“Without sun,” said the young man,
“it means there is no sun,” and then
he held out his hand, as if for me
but not. A word was caught inside
a semicolon in the dictionary
between “to devastate” and “to plague.”
I thought he might point to something
for me—he had that face of slowly
melting snow—but he only
used his hand to flag down a bus.
The first symptom was a spool of thread
at dawn, unraveling behind me
as I walked back to my apartment.
A mass of broken skin, a metaphor,
it circled the definition, the stitches
holding it together more palpable
than membrane. In that city, I learned
to paste my words to one another—
call me—solicitation sewn to the body
of he who waits for a reply, a thousand
up and down the crumbling wall.
At first, the well were careful
to avoid me, to cross the street
when I made eye contact,
but I began to get tangled up in it,
falling over loops of thread.
They came closer, at least
to one another, as if to conduct
the sting of what was wrong in me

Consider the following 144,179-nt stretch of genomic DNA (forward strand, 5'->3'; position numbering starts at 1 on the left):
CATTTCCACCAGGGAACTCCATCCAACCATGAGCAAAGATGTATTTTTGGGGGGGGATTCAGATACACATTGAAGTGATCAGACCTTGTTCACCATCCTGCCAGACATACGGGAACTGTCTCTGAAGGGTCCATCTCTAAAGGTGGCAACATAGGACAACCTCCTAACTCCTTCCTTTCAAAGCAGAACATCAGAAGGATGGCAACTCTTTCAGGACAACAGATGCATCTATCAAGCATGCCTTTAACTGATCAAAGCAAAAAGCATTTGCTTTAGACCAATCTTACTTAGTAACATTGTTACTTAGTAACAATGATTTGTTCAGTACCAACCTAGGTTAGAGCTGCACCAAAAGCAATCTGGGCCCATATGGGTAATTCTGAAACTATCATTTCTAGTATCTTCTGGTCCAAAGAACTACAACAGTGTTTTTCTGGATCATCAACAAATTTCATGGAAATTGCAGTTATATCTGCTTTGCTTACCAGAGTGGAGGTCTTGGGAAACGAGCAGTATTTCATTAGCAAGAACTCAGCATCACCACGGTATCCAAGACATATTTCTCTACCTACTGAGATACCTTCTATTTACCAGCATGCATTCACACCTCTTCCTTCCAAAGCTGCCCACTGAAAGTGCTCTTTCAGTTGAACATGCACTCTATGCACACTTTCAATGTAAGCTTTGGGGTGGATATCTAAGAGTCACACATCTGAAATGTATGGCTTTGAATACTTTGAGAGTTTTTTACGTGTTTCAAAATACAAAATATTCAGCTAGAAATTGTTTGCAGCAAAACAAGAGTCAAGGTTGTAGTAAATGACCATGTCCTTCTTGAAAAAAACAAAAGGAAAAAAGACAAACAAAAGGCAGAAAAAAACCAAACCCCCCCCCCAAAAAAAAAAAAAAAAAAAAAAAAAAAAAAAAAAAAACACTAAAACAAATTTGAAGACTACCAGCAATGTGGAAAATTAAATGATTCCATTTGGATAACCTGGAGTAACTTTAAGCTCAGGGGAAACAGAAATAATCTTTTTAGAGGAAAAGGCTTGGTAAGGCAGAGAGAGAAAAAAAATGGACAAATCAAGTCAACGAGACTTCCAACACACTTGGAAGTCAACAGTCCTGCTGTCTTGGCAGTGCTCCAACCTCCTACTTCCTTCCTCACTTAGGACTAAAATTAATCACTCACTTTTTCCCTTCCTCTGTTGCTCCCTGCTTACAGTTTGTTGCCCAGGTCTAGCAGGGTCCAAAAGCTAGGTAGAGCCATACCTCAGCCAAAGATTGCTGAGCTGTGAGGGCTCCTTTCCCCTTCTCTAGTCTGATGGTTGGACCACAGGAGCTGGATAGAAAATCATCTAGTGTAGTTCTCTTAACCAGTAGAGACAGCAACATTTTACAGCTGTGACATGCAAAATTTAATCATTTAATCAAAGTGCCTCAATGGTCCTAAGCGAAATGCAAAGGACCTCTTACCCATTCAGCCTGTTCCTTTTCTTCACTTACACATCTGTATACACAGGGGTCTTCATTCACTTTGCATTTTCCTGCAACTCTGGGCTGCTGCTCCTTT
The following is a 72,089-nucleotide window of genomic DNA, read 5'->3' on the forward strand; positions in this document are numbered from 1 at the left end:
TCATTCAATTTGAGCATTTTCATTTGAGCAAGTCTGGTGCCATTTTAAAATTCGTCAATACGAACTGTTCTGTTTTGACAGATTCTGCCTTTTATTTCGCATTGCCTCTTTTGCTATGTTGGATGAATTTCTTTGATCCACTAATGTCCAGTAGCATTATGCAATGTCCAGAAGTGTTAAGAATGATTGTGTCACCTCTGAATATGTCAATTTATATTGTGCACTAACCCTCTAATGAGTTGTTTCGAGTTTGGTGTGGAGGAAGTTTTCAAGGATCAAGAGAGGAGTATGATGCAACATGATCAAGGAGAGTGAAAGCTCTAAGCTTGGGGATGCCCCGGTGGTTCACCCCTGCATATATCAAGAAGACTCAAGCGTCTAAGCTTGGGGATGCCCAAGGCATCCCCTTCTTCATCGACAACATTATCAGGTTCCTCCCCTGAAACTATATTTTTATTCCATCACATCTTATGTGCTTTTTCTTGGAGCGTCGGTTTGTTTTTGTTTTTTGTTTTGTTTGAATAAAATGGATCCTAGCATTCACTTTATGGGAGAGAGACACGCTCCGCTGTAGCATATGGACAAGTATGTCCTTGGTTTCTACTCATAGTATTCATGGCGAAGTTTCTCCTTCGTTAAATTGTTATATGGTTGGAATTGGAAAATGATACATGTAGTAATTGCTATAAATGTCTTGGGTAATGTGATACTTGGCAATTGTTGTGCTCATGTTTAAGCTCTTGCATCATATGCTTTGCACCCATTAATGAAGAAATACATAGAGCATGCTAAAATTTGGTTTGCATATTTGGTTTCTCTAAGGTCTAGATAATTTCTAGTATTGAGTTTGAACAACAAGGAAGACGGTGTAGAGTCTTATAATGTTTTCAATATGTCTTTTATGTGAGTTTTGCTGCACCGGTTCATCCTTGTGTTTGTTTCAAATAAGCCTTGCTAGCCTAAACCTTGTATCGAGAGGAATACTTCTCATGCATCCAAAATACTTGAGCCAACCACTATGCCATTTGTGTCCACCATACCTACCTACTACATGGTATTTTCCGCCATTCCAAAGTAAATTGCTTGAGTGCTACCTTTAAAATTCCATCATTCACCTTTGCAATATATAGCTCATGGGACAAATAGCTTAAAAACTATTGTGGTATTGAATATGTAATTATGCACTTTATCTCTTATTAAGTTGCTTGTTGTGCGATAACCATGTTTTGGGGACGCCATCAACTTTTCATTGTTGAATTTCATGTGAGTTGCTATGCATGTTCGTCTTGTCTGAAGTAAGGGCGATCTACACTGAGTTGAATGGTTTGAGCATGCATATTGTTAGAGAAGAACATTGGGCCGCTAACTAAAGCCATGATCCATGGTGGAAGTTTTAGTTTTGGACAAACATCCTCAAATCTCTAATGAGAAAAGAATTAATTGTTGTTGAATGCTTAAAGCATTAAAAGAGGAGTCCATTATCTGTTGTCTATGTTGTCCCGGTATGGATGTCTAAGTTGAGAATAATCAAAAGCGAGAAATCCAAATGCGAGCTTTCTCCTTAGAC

inside each other’s pores.
They hung it between their houses,
plucking me nightly
from small openings inside
their barricaded doors. Llámame.
In the dictionary, a word
was catching fire. Didn’t everyone
want to be contagious, to feel the body
opening, again again again?
Brent Armendinger is the author of two chapbooks of poetry, Undetectable (Diagram/New Michigan Press) and Archipelago (Noemi Press). He received an Avery Hopwood Award from the University of Michigan, and first prize in the Queer International Writing Competition, sponsored by Chroma Journal. His work has appeared in many journals, including Cut Bank, Court Green, Diagram, Fourteen Hills, H_NGM_N, Hayden’s Ferry Review, LIT, Puerto del Sol, and Volt. “Asolar” comes from Los Desconocidos, a project of looking for the meanings of unknown words on the streets of Buenos Aires.